Synagogue turns to crowdsourcing to make green dream come trueby dan pine, j. staff
|Follow j. on||and|
At Kehilla Community Synagogue, Ralph Silber knows it isn’t easy being green. As chair of the Piedmont congregation’s greening committee, he seeks to make Kehilla environmentally friendly while not busting the budget.
With Kehilla’s new crowd-funded solar power project, however, Silber and his committee are about to do just that.
If successful, the project will provide 85 percent of Kehilla’s electricity needs and shave 15 percent off its energy bill in the first year, 30 percent by year 20 — for a total savings topping $150,000.
But first the $65,0000 must be raised, every penny of it tax-deductible to donors. The synagogue bears none of the installation costs, but reaps plenty of benefits.
“The [business] model is sweet,” Silber said. “From day one you dramatically reduce how much electricity you get off the grid.”
In some ways, RE-volv resembles THINKnrg, the company behind the solar project at the Oshman Family JCC in Palo Alto. It, too, owns the installation and leases the solar equipment to clients such as Kehilla.
But as a nonprofit RE-volv appeals to those wanting to make tax-deductible donations, rather than soliciting investors seeking returns. To raise money RE-volv uses the crowdsource model, an online form of solicitation that asks charitable-minded donors to pitch in.
Moreover, by the end of the 20-year lease, Kehilla will own the system outright and get free electricity over the life of the system. For RE-volv, revenues from the Kehilla installation will finance three more solar power systems for other community-based nonprofits and cooperative organizations.
It’s called paying it forward.
“This is very much in line with our values,” says RE-volv co-founder Andreas Karelas, referring to the Kehilla project. “That’s what we’re about: creating an opportunity for community members to have ownership and take part in building solar. Our mission is to empower people to invest collectively in renewable energy.”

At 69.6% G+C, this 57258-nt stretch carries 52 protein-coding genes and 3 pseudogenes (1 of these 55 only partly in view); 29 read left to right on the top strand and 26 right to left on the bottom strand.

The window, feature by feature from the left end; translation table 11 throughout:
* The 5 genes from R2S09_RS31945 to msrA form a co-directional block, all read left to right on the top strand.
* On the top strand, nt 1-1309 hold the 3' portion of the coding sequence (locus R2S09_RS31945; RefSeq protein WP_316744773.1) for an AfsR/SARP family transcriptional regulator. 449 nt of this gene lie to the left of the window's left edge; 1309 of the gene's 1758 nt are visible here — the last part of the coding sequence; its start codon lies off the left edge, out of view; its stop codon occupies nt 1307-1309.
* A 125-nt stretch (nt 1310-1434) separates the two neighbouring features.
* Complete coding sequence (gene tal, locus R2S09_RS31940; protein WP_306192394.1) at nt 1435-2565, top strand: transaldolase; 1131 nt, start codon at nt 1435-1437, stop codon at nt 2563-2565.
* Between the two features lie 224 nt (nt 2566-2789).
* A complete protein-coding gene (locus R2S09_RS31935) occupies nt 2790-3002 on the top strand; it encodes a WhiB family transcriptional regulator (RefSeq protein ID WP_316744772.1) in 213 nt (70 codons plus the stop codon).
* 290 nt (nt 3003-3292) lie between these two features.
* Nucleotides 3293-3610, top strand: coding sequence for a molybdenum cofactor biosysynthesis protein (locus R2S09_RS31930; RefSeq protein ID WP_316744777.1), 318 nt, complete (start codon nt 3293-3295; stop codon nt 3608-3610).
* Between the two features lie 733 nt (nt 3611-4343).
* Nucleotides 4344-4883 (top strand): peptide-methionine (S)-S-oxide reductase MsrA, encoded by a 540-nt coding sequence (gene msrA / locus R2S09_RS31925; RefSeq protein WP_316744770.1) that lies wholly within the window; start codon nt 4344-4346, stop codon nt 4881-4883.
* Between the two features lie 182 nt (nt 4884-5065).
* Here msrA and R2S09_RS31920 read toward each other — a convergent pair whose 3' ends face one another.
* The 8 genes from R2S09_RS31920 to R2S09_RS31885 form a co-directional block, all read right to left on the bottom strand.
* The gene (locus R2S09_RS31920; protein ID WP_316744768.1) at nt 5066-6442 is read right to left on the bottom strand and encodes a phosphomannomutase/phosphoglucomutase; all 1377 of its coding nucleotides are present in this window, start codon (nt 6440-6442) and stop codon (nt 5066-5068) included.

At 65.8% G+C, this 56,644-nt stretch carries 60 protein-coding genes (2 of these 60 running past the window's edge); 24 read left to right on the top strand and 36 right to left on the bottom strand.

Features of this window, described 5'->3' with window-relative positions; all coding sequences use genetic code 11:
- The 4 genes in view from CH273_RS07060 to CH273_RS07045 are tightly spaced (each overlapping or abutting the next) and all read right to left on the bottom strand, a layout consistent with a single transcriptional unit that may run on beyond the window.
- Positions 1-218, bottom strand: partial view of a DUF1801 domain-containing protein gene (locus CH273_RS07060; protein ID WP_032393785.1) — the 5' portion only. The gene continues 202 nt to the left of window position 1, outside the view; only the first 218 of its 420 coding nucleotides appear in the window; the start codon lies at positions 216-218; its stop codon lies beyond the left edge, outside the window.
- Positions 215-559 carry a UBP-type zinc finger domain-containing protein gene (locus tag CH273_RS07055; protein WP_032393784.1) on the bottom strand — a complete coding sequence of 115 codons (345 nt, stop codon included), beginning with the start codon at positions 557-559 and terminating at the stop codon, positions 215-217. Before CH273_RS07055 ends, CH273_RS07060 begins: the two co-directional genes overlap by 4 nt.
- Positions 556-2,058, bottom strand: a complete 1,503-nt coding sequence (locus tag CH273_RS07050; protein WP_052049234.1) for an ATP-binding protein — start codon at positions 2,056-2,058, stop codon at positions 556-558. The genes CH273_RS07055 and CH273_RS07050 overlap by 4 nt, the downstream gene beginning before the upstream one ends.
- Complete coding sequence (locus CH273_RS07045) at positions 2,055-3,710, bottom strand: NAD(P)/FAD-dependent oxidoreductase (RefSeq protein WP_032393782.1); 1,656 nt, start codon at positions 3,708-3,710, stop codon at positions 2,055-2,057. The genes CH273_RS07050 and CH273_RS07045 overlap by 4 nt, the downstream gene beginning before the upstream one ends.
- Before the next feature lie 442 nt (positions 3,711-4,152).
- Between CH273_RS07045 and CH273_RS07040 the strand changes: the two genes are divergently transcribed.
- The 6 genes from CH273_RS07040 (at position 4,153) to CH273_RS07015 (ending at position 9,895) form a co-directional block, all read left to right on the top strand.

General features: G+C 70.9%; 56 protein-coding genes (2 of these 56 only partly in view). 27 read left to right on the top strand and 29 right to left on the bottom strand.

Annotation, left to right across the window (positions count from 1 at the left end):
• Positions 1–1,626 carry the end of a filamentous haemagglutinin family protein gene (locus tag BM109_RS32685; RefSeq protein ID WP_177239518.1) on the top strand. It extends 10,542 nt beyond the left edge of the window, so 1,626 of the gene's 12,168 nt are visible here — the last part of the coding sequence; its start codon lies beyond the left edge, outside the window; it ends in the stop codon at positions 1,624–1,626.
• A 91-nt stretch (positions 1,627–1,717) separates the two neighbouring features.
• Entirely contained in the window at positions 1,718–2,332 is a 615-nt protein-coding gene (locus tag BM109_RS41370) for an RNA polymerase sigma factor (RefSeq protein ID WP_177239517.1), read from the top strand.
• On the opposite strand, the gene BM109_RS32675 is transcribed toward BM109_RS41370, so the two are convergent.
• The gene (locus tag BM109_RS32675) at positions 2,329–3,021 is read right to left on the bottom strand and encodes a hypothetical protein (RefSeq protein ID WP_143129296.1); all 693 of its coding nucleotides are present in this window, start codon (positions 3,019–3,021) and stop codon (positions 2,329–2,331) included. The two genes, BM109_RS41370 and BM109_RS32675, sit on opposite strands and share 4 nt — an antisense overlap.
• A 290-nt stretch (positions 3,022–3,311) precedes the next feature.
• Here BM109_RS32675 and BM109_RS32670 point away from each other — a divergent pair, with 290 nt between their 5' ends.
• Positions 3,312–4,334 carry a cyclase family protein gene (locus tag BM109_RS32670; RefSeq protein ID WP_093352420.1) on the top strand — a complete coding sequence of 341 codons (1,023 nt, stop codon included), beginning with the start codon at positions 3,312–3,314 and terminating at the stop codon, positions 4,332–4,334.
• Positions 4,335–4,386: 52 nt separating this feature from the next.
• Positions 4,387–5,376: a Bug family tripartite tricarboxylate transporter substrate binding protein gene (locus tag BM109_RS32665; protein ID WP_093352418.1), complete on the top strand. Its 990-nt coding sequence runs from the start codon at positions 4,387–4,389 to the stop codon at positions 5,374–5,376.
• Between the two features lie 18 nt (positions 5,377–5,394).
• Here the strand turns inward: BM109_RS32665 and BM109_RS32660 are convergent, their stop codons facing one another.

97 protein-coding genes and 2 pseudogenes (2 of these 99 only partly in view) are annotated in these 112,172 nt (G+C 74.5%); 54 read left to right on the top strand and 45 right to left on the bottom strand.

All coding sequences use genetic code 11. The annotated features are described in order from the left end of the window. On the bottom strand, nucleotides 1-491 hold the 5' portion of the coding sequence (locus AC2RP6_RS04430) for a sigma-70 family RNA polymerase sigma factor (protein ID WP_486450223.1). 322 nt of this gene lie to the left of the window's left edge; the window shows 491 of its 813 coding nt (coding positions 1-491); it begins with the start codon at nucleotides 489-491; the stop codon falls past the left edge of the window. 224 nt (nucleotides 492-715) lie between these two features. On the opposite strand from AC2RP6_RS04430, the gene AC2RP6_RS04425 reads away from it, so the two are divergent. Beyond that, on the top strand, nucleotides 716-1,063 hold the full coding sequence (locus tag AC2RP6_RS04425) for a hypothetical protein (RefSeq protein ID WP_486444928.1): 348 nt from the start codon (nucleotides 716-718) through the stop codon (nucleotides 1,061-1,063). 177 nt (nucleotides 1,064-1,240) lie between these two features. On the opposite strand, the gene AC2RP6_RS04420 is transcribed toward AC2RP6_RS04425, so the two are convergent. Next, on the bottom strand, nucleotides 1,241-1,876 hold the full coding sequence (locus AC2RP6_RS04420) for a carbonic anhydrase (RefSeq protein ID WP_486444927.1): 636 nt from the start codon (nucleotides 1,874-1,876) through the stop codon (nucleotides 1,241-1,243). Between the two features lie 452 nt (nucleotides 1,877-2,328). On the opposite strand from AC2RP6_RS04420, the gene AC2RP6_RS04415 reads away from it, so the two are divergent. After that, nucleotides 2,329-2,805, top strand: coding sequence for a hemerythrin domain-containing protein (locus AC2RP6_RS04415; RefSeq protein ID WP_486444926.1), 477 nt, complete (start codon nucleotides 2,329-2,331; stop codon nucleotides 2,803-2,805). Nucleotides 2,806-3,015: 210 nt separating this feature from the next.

Karelas says his donor base goes beyond the Kehilla and broader Jewish community: People who care about expanding clean energy in the Bay Area fit the profile and give.
Silber says the goals of his committee are to take steps to green the Kehilla facility, raise the green consciousness of Kehilla members and impact public policy through example. He thinks the current project achieves all three goals.
“If we install solar panels it will reduce dramatically how much [energy] we use,” he said. “We also use it as an educational opportunity for members. We already have a few Kehilla families who will now put solar panels on their own homes.”
Kehilla is not the only Bay Area synagogue to go solar. Congregation Sinai in San Jose installed its 71-kwh system several years ago, and last November earned three “Energy Oscars” from California Interfaith Power and Light. Peninsula Temple Sholom in Burlingame installed its solar system in 2008.
In 2009, Congregation Beth David in Saratoga partnered with SolarCity to install a $700,000 system on its roof, at no cost to the synagogue thanks to a power purchase agreement similar to that offered by RE-volv.
Congregation Shir Hadash of Los Gatos was one of the first in the region to go solar, installing its rooftop system back in 2002.
Now Kehilla is turning to the sun.
“When you do something good, it feels good,” Silber said. “We have 350 families and there’s something about being part of a community that acts on its values that gives meaning.”
Be the first to comment!